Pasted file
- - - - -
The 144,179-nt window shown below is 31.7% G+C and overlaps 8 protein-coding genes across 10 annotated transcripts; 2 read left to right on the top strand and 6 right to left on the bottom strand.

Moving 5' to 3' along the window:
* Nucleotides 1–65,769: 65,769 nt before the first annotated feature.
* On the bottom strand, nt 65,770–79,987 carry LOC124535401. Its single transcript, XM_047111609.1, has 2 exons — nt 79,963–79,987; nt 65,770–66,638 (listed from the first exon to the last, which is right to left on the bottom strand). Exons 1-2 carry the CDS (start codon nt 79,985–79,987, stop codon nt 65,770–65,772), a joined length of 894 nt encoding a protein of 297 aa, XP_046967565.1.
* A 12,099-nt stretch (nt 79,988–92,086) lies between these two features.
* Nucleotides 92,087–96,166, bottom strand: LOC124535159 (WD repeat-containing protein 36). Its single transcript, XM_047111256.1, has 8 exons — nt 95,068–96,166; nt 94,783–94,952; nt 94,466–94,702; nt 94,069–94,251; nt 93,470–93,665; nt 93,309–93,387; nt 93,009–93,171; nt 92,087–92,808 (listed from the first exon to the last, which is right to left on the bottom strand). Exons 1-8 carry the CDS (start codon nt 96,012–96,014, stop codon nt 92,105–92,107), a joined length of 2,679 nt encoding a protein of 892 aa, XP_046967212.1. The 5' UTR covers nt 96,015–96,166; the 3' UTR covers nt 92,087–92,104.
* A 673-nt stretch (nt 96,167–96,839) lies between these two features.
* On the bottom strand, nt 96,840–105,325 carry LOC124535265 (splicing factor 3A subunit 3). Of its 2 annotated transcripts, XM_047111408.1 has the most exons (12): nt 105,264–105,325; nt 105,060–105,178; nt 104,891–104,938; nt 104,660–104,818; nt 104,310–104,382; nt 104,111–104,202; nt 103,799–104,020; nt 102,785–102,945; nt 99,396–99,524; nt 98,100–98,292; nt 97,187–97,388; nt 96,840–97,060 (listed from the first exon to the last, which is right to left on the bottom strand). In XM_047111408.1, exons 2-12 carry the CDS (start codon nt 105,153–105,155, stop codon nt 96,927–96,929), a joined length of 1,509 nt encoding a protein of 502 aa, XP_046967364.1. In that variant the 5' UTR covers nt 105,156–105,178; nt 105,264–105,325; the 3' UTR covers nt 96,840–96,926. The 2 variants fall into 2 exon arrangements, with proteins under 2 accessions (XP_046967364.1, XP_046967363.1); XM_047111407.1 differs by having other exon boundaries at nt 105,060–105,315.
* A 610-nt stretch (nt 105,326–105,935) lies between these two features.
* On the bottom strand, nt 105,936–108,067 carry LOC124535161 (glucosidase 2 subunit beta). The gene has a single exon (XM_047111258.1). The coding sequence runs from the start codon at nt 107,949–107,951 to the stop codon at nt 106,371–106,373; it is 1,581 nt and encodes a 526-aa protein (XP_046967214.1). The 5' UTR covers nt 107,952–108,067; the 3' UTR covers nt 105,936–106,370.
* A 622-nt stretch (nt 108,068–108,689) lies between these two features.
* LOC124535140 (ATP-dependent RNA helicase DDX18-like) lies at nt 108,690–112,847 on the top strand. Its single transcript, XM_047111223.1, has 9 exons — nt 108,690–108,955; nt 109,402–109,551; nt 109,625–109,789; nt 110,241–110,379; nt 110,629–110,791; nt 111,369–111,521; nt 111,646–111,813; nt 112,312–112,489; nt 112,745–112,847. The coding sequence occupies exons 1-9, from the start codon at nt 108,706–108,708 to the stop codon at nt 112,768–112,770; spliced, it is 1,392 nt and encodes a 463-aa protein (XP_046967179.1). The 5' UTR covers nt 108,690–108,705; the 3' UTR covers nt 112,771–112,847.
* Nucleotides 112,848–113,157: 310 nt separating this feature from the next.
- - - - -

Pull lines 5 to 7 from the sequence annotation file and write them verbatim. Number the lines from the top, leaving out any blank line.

* A 12,099-nt stretch (nt 79,988–92,086) lies between these two features.
* Nucleotides 92,087–96,166, bottom strand: LOC124535159 (WD repeat-containing protein 36). Its single transcript, XM_047111256.1, has 8 exons — nt 95,068–96,166; nt 94,783–94,952; nt 94,466–94,702; nt 94,069–94,251; nt 93,470–93,665; nt 93,309–93,387; nt 93,009–93,171; nt 92,087–92,808 (listed from the first exon to the last, which is right to left on the bottom strand). Exons 1-8 carry the CDS (start codon nt 96,012–96,014, stop codon nt 92,105–92,107), a joined length of 2,679 nt encoding a protein of 892 aa, XP_046967212.1. The 5' UTR covers nt 96,015–96,166; the 3' UTR covers nt 92,087–92,104.
* A 673-nt stretch (nt 96,167–96,839) lies between these two features.